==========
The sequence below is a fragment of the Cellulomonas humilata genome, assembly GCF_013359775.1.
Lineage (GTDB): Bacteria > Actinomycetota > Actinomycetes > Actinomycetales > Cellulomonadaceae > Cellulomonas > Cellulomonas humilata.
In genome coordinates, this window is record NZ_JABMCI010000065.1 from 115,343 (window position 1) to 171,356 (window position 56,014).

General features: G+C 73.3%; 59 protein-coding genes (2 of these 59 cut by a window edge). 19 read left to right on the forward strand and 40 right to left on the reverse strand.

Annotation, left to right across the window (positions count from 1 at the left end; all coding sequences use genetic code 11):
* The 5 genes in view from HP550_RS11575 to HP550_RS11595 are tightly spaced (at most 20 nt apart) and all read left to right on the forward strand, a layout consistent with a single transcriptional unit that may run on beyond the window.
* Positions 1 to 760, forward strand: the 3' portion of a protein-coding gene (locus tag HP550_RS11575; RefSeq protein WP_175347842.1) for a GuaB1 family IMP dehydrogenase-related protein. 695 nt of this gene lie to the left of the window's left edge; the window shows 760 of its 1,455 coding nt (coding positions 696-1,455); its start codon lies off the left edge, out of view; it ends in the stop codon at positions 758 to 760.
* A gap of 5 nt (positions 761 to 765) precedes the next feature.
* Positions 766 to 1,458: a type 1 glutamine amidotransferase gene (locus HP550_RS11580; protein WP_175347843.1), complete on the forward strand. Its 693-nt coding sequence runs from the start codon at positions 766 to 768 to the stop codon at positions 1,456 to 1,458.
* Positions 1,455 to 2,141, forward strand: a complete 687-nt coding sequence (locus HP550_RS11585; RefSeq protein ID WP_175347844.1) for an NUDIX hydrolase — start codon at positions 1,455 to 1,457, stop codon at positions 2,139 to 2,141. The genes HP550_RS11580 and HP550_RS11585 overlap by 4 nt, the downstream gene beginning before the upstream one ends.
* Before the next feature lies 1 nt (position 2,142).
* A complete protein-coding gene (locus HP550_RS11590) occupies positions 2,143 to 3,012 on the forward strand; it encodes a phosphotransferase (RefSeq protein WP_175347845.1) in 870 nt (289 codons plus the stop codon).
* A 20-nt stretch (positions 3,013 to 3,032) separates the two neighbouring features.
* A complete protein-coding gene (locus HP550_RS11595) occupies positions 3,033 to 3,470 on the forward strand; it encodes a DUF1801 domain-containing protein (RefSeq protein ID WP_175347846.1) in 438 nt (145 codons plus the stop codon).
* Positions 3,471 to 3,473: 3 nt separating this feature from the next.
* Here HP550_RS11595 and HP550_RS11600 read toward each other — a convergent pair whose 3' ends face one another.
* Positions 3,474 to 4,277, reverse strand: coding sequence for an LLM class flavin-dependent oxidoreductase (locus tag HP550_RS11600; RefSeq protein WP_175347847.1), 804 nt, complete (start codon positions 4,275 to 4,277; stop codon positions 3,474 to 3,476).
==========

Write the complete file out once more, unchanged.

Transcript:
The sequence below is a fragment of the Cellulomonas humilata genome, assembly GCF_013359775.1.
Lineage (GTDB): Bacteria > Actinomycetota > Actinomycetes > Actinomycetales > Cellulomonadaceae > Cellulomonas > Cellulomonas humilata.
In genome coordinates, this window is record NZ_JABMCI010000065.1 from 115,343 (window position 1) to 171,356 (window position 56,014).

General features: G+C 73.3%; 59 protein-coding genes (2 of these 59 cut by a window edge). 19 read left to right on the forward strand and 40 right to left on the reverse strand.

Annotation, left to right across the window (positions count from 1 at the left end; all coding sequences use genetic code 11):
* The 5 genes in view from HP550_RS11575 to HP550_RS11595 are tightly spaced (at most 20 nt apart) and all read left to right on the forward strand, a layout consistent with a single transcriptional unit that may run on beyond the window.
* Positions 1 to 760, forward strand: the 3' portion of a protein-coding gene (locus tag HP550_RS11575; RefSeq protein WP_175347842.1) for a GuaB1 family IMP dehydrogenase-related protein. 695 nt of this gene lie to the left of the window's left edge; the window shows 760 of its 1,455 coding nt (coding positions 696-1,455); its start codon lies off the left edge, out of view; it ends in the stop codon at positions 758 to 760.
* A gap of 5 nt (positions 761 to 765) precedes the next feature.
* Positions 766 to 1,458: a type 1 glutamine amidotransferase gene (locus HP550_RS11580; protein WP_175347843.1), complete on the forward strand. Its 693-nt coding sequence runs from the start codon at positions 766 to 768 to the stop codon at positions 1,456 to 1,458.
* Positions 1,455 to 2,141, forward strand: a complete 687-nt coding sequence (locus HP550_RS11585; RefSeq protein ID WP_175347844.1) for an NUDIX hydrolase — start codon at positions 1,455 to 1,457, stop codon at positions 2,139 to 2,141. The genes HP550_RS11580 and HP550_RS11585 overlap by 4 nt, the downstream gene beginning before the upstream one ends.
* Before the next feature lies 1 nt (position 2,142).
* A complete protein-coding gene (locus HP550_RS11590) occupies positions 2,143 to 3,012 on the forward strand; it encodes a phosphotransferase (RefSeq protein WP_175347845.1) in 870 nt (289 codons plus the stop codon).
* A 20-nt stretch (positions 3,013 to 3,032) separates the two neighbouring features.
* A complete protein-coding gene (locus HP550_RS11595) occupies positions 3,033 to 3,470 on the forward strand; it encodes a DUF1801 domain-containing protein (RefSeq protein ID WP_175347846.1) in 438 nt (145 codons plus the stop codon).
* Positions 3,471 to 3,473: 3 nt separating this feature from the next.
* Here HP550_RS11595 and HP550_RS11600 read toward each other — a convergent pair whose 3' ends face one another.
* Positions 3,474 to 4,277, reverse strand: coding sequence for an LLM class flavin-dependent oxidoreductase (locus tag HP550_RS11600; RefSeq protein WP_175347847.1), 804 nt, complete (start codon positions 4,275 to 4,277; stop codon positions 3,474 to 3,476).